Cellular receptors involved in the uptake of coagulation factors

Principal investigators: prof Sander Meijer PhD and prof Koen Mertens PhD

LDL receptor-related protein (LRP) contributes to the clearance of coagulation factor VIII (FVIII) from the circulation. Ligand binding of the low-density lipoprotein (LDL) receptor family is mediated by clusters of small complement-type repeats (CR). It has been proposed that at least two CRs are required for high-affinity interaction by utilizing two spatially distinct lysine residues on the ligand surface. LRP mediates the cellular uptake of a multitude of ligands, some of which bind LRP with a relatively low affinity suggesting a suboptimal positioning of the two critical lysines. We have recently addressed the role of the two critical lysines not only for LRP binding but also for endocytosis, initially by employing Receptor Associated Protein (RAP) as a model ligand. Variants of the third domain (D3) of RAP were constructed in which lysines were replaced by alanine or arginine at the putative contact residues K253, K256 and K270. Surface Plasmon Resonance revealed that replacement of K253 has no effect on high-affinity LRP binding at all whereas replacement of either K256 or K270 markedly reduced the binding affinity. The interaction was completely abolished when both lysines were replaced. Substitution by either alanine or arginine exerted an almost identical effect on LRP binding, suggesting arginine residues do not support receptor binding. Confocal microscopy and flow cytometry studies revealed surprisingly that the single mutants were still internalized by cells. We therefore propose that the presence of only one critical lysine is sufficient to drive endocytosis.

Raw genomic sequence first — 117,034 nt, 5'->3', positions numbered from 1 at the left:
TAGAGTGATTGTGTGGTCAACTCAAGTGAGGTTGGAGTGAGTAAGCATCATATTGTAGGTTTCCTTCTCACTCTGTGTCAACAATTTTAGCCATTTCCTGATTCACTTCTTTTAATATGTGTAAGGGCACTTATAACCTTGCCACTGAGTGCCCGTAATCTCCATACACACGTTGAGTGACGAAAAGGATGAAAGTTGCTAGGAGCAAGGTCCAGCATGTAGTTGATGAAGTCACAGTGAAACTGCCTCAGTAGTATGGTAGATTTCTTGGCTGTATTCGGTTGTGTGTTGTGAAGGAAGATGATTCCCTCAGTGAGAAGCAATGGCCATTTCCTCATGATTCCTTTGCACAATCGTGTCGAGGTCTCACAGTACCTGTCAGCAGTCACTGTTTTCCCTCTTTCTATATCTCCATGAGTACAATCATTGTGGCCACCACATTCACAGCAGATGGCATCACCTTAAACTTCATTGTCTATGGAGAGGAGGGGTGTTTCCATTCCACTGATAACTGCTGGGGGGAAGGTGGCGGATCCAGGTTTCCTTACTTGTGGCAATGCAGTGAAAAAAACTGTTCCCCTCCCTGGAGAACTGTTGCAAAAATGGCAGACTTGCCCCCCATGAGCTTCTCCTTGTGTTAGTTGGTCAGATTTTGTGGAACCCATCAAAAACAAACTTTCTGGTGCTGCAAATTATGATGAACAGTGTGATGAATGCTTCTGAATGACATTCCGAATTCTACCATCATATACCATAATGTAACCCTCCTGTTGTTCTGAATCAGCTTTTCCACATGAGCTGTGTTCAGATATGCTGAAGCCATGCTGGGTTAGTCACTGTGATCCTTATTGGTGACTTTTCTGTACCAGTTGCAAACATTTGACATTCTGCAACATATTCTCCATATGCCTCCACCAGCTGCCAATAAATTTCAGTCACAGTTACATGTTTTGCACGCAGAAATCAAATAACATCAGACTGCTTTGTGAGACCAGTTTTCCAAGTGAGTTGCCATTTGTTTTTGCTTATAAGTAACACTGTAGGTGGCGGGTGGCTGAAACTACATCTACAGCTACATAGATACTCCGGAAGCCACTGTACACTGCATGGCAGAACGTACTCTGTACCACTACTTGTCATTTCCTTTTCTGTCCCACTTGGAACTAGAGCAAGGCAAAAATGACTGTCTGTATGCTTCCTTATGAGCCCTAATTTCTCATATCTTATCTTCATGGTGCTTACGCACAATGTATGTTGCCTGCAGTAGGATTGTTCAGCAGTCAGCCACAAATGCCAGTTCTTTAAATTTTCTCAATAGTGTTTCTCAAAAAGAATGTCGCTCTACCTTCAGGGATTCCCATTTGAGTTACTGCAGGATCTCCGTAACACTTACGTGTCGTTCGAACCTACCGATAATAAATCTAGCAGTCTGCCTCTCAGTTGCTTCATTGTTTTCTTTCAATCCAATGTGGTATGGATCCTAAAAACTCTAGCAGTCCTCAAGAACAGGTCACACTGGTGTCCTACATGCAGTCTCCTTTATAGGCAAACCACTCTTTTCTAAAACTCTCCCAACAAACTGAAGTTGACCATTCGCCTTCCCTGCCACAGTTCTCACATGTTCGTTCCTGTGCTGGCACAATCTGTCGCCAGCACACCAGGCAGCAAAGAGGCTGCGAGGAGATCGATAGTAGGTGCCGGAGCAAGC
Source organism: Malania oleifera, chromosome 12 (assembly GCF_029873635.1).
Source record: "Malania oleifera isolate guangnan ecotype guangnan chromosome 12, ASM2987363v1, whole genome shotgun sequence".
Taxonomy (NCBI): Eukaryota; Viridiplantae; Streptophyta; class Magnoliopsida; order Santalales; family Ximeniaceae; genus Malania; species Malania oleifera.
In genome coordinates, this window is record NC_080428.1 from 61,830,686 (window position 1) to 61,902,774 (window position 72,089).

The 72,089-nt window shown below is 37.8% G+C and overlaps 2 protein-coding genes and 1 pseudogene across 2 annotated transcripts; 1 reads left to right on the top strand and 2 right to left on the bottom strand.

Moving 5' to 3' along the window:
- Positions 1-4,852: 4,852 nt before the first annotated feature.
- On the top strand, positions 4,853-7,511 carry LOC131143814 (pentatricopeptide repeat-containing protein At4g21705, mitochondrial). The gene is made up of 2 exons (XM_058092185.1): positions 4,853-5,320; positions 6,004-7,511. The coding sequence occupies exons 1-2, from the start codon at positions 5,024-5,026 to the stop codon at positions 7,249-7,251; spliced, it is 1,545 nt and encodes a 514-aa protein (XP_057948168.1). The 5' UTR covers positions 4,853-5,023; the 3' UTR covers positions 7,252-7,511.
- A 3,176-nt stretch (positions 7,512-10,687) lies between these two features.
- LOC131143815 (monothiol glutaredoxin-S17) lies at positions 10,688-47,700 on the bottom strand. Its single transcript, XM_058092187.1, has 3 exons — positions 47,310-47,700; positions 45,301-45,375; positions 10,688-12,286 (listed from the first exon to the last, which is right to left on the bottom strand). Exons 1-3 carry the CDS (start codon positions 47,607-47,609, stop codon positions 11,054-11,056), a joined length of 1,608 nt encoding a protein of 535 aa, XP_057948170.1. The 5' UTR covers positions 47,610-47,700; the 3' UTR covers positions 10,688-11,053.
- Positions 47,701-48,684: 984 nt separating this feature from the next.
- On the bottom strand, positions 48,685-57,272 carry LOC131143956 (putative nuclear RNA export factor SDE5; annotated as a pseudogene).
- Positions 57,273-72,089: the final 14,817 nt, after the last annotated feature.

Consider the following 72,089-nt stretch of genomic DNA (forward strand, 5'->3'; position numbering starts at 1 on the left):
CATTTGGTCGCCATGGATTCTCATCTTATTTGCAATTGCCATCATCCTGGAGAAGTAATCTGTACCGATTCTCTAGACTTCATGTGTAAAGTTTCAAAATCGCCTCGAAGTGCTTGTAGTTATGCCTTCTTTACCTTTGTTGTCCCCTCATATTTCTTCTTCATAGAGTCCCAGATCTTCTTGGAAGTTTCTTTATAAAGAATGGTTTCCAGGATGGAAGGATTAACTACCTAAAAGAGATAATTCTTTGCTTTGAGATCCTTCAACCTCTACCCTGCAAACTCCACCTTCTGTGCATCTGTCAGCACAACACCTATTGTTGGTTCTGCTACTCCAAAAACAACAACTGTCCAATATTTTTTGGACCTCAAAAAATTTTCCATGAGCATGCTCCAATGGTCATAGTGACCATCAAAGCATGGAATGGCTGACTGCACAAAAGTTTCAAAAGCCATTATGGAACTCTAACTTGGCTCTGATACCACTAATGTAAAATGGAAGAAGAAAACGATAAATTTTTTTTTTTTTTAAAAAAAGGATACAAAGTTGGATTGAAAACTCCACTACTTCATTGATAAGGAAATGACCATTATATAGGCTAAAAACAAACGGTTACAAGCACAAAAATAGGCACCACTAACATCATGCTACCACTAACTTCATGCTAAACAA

We next set out to identify the contribution of lysines in the interaction between FVIII and LRP. We have established that antibody fragment KM33 inhibits the co-factor function of FVIII by interacting with the membrane binding region K2092-F2093 of the C1 domain. As KM33 also blocks the interaction between LRP and FVIII, we now assessed the role of K2092 for LRP-dependent endocytosis. For this purpose, we employed FVIII-YFP derivatives and U87MG cells which express high levels of LRP. Confocal microscopy studies and flow cytometry analysis combined with siRNA technology showed that the fluorescent FVIII derivatives are indeed internalized effectively by U87MG cells in a LRP-dependent manner. Competition experiments employing an antagonist of the LDL receptor family members revealed that there is a cell surface binding event for FVIII, which is independent of LRP. Cell surface binding proved to be less effective for the FVIII-YFP variants K2092A, F2093A and K2092A/F2093A. Surface plasmon resonance analysis showed that these substitutions affect LRP binding as well. Finally, flow cytometry analysis revealed a major reduction of endocytic uptake of these FVIII-YFP variants. Our results demonstrate that C1 domain residues K2092-F2093 are of major importance for FVIII endocytosis by contributing to cell surface binding and receptor binding. 

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Last edited on: 1 December 2016